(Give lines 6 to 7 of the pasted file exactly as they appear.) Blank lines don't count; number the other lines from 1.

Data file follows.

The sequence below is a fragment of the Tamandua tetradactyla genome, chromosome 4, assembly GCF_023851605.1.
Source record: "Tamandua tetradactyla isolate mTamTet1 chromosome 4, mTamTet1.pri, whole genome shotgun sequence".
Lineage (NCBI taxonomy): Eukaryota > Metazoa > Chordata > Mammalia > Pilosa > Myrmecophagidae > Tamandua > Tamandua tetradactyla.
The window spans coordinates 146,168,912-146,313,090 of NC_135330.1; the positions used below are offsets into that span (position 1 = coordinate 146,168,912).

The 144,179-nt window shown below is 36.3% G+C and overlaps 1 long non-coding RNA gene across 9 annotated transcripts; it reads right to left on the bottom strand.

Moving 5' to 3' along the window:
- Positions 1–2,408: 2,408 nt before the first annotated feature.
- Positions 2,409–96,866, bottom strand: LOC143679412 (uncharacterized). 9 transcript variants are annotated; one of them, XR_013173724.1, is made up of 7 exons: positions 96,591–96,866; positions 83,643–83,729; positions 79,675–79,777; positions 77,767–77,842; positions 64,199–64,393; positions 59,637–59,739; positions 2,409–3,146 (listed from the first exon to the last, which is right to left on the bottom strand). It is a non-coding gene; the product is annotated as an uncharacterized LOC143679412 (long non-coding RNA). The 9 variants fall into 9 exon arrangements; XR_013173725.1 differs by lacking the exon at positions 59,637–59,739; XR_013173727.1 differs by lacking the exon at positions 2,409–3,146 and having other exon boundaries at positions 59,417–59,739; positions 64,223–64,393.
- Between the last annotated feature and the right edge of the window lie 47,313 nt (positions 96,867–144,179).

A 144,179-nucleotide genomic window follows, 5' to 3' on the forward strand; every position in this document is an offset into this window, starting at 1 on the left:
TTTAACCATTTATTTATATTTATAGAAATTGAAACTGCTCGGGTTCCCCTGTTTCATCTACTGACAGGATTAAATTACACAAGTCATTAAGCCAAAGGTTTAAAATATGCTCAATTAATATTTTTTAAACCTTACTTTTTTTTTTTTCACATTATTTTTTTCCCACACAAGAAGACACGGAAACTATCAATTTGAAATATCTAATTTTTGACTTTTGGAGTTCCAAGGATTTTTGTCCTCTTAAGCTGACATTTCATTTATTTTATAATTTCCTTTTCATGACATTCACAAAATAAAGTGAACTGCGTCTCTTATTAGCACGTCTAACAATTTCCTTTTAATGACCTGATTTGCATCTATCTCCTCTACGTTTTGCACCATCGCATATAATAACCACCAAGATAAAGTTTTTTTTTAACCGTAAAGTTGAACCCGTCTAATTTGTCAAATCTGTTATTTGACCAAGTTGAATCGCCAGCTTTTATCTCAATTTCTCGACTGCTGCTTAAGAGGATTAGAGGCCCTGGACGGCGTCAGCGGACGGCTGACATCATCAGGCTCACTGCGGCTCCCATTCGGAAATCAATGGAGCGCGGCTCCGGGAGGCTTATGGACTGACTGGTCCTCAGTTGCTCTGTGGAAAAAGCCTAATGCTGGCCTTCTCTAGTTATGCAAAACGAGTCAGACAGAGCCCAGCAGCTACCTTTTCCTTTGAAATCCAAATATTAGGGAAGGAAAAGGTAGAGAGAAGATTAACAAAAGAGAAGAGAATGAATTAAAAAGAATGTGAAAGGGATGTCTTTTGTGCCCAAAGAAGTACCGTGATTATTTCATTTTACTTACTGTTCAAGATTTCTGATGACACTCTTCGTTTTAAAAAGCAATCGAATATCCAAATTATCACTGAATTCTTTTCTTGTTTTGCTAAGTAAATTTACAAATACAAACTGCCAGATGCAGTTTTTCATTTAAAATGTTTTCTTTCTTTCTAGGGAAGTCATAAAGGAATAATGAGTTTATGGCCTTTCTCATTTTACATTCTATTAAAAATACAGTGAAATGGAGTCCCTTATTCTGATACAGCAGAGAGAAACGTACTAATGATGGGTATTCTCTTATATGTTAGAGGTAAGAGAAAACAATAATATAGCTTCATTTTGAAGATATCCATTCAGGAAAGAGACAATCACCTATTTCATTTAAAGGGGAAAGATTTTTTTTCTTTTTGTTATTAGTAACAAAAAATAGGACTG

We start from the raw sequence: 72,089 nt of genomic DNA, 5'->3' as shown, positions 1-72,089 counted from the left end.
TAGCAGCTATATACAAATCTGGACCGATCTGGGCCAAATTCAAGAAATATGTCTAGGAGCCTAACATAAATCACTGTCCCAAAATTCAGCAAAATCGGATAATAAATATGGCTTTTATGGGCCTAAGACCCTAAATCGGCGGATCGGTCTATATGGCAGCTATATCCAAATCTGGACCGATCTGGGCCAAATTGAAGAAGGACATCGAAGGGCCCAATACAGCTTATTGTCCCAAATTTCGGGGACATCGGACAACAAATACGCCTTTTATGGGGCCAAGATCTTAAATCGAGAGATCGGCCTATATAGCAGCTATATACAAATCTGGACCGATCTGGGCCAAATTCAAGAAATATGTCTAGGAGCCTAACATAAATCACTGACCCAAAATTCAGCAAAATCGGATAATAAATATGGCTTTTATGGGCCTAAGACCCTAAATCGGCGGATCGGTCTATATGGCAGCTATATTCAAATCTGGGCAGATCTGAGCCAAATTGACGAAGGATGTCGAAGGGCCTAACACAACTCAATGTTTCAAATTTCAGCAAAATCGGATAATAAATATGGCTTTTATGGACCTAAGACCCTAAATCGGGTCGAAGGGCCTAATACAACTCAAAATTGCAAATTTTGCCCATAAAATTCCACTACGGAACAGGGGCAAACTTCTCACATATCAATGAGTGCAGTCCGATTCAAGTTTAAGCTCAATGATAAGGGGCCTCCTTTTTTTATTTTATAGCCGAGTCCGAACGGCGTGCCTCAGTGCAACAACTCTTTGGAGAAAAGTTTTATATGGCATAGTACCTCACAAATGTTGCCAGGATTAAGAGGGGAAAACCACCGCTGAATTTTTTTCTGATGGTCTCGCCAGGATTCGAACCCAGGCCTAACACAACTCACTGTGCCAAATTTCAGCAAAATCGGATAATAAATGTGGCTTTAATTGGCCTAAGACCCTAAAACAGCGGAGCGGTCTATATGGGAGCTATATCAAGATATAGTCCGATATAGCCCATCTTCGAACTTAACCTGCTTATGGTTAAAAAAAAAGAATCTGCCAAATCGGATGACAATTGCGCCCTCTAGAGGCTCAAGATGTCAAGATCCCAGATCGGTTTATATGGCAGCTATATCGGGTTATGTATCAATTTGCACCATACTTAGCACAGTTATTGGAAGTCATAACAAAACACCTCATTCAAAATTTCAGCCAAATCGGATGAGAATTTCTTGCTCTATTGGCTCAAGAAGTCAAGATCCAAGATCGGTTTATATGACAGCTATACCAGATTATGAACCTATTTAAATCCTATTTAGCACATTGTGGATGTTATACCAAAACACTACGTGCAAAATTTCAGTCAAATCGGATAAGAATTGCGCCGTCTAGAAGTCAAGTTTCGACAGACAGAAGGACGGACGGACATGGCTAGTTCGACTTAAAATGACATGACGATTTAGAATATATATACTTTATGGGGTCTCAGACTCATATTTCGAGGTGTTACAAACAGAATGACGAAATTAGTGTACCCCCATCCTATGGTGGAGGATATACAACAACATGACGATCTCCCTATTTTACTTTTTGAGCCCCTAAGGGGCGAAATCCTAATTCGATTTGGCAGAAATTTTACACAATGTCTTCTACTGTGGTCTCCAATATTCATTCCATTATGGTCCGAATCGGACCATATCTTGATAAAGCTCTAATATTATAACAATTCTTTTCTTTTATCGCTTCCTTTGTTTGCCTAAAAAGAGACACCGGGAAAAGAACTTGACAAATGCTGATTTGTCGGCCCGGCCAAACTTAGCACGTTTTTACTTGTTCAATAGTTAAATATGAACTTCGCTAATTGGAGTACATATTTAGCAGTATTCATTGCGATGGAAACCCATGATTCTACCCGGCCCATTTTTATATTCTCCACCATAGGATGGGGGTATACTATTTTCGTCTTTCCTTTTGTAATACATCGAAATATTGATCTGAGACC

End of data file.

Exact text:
Moving 5' to 3' along the window:
- Positions 1–2,408: 2,408 nt before the first annotated feature.